This Is How Much Walmart, CVS, and More Are Restricting Baby Formula Now
Experts say the baby formula shortage is only getting worse over time.
If you've tried to find baby formula at the store recently only to be met with empty shelves, you're hardly alone. Parents across the U.S. have been talking about how hard it is to find this product at local stores or online, with some shoppers saying they've had to go to a number of different retailers to find any at all. But if you hit the jackpot and find a store with plenty of baby formula available, don't expect to be able to stock up. As a result of the nationwide shortage, major retailers have started restricting how much baby formula customers can buy at one time. Read on to find out how Walmart, CVS, and other stores are limiting shoppers' purchases.
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The baby formula shortage is continuing to get worse.
The U.S. has been dealing with a baby formula shortage for some time now, but it has only gotten worse over time. Analytics company Datasembly reported that 31 percent of the most popular baby formula brands were out of stock nationwide in early April, according to The Wall Street Journal. Just two weeks later, this rate had gone up to 40 percent for the week of April 24.
Normally, researchers say less than 10 percent of popular baby formula brands should be out of stock, but the industry is now facing a massive shortage which was initially caused by COVID-related supply chain issues. The problem was exacerbated in Feb. 2022 when one of the biggest formula manufacturers, Abbott Laboratories, voluntarily recalled some of their products and closed a manufacturing plant in Sturgis, Michigan. The company made this decision after the U.S. Food and Drug Administration (FDA) started investigating consumer complaints related to the hospitalization of five infants and deaths of two others after being fed powdered baby formula made at the Sturgis plant.
Retailers have started limited purchases of this product.
As a result of the worsening baby formula shortage, many different retailers across the U.S. have started restricting purchases of this product. On April 12, a spokesperson for Walmart told The Wall Street Journal that shoppers are only allowed to buy five containers of formula each day at the retailer's stores in most states across the U.S., at the request of the FDA.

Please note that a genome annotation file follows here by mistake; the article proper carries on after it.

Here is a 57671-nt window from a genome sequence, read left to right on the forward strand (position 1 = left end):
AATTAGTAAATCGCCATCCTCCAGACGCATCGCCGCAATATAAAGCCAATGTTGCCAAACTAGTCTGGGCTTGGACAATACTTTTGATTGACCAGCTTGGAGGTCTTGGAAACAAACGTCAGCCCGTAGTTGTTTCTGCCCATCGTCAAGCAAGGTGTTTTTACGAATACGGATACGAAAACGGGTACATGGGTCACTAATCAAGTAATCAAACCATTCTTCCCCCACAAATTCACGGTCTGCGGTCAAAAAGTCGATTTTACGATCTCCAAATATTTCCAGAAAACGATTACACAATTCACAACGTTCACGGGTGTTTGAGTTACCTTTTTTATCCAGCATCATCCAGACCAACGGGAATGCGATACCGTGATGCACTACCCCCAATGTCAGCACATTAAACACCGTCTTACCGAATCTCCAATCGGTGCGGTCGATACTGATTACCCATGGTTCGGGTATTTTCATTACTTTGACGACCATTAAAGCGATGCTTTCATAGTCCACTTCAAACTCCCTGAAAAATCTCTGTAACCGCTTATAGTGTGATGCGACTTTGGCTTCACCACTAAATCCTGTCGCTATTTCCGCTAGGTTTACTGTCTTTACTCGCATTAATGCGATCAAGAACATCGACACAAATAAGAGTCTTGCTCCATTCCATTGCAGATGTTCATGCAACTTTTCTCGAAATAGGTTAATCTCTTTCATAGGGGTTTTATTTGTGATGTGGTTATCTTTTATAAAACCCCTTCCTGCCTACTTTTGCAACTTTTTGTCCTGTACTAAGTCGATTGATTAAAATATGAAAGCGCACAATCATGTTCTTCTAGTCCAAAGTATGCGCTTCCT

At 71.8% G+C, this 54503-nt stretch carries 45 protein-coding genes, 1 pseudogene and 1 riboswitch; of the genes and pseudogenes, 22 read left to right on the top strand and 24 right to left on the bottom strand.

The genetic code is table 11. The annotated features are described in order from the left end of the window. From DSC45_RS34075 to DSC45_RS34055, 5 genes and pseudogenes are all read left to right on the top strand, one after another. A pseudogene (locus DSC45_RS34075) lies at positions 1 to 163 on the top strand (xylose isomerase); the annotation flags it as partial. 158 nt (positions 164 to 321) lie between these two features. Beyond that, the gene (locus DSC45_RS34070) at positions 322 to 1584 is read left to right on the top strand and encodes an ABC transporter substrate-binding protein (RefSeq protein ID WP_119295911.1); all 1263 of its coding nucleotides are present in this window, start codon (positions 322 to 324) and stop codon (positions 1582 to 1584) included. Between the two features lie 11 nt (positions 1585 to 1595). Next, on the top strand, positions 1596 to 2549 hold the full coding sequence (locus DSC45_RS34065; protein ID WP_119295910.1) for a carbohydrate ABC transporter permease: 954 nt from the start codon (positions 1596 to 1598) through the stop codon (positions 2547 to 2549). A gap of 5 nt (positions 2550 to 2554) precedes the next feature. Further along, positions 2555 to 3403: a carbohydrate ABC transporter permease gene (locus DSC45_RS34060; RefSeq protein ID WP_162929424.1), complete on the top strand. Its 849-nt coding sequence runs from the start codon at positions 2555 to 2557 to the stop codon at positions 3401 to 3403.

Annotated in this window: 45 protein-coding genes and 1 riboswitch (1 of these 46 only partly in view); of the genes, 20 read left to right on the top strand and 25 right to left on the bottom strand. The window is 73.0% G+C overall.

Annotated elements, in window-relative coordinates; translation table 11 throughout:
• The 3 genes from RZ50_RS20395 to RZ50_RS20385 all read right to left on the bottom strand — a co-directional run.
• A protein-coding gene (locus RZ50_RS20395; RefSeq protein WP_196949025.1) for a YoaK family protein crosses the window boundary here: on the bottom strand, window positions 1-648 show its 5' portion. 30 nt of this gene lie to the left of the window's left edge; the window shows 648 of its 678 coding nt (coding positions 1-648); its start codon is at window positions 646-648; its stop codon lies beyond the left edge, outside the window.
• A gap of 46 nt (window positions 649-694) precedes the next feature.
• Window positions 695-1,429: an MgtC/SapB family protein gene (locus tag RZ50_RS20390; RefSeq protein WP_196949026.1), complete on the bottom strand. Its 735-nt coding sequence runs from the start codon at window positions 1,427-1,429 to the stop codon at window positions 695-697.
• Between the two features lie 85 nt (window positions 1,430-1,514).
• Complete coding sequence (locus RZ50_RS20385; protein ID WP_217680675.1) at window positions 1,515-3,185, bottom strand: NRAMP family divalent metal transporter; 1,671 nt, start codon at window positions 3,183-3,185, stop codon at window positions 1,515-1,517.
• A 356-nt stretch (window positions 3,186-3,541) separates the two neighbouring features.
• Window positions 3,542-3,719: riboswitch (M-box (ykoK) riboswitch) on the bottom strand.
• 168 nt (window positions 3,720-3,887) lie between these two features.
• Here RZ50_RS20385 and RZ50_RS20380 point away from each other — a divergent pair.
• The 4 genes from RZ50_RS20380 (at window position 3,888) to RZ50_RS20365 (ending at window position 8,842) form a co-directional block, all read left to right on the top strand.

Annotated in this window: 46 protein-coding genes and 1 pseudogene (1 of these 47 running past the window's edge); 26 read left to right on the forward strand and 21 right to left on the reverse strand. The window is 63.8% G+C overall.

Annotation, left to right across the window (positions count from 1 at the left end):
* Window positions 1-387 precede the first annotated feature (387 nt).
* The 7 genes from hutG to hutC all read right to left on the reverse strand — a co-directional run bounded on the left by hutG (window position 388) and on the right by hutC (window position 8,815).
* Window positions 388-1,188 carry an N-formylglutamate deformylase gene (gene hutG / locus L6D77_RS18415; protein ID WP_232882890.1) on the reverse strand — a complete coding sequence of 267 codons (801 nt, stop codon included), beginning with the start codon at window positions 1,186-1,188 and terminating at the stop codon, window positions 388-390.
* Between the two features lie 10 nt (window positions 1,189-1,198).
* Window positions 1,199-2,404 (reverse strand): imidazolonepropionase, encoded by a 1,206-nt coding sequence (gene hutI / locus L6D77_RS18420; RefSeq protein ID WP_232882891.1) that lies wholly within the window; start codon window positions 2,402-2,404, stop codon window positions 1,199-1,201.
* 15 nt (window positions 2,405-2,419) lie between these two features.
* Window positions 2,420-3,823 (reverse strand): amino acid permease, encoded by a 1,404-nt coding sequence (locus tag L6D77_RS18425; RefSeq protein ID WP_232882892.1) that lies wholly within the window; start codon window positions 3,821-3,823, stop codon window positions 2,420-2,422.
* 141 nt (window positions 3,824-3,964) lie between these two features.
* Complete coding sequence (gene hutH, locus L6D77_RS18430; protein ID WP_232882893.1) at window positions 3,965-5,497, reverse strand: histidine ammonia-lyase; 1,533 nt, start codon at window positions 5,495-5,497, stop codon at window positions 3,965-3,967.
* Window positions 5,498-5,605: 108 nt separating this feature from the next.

Both CVS and Walgreens are limiting customers to just three baby formula products per purchase now as well, according to The Wall Street Journal. On May 8, The New York Times also reported that Target has confirmed there is currently an online purchasing limit of just four items, but no in-store limit.
Costco, on the other hand, has not made a statement on its restrictions, but there are various caps on formula listed on its website, according to the newspaper.
Experts recommend parents try different things to secure baby formula right now.
If you can't find baby formula at the store, there are a number of different things you can try doing. Steven Abrams, a pediatrics professor at the University of Texas at Austin, told The Wall Street Journal that he advises parents try shopping beyond big national chains at smaller stores they might not normally think to stop at. If that doesn't work, he recommends asking your pediatrician's office, which might have samples they can give you.
But you can also try switching formulas. Bridget Young, an assistant professor at University of Rochester Medical Center, told the newspaper that most babies don't have health issues that make it unsafe for parents to switch formula brands. She does suggest, however, that parents check to make sure the ingredients are the same to avoid causing an upset stomach. If you aren't sure which formula to switch to or your baby needs specialty formula, Young said should check with your baby's doctor first.
Officials say they're working to fix the problem.
The baby formula shortage has worried parents and advocates, but hopefully there's an end in sight. During a May 9 briefing, White House press secretary Jen Psaki said that the FDA is "working around the clock" to address the shortage. "The FDA, it is not just their responsibility in their view to ensure that we're meeting our obligations to protect Americans—it is also their obligation to take steps to make sure supply can be met when they take these steps," she explained.
According to Psaki, this includes the FDA working with major infant formula manufacturers to ensure that product lines be increased, and working with the entire industry to optimize supply lines, product sizes, and prioritize the most-needed product lines. Abbott has confirmed that it is working to increase Similac production at other FDA-registered facilities, as well as shipping formula from Europe by air, according to The Wall Street Journal.
But an Abbott spokeswoman also told the newspaper on May 6 that although the FDA detected Cronobacter sakazakii, a bacteria that can be deadly in infants, at the Sturgis plant, they did not find it in Abbott's products. The company believes the formula made at this plant "is not likely the source of infection in the reported cases and that there was not an outbreak caused by products from the facility." Now, the manufacturer says it is working with the FDA to restart production at the Sturgis plant as well.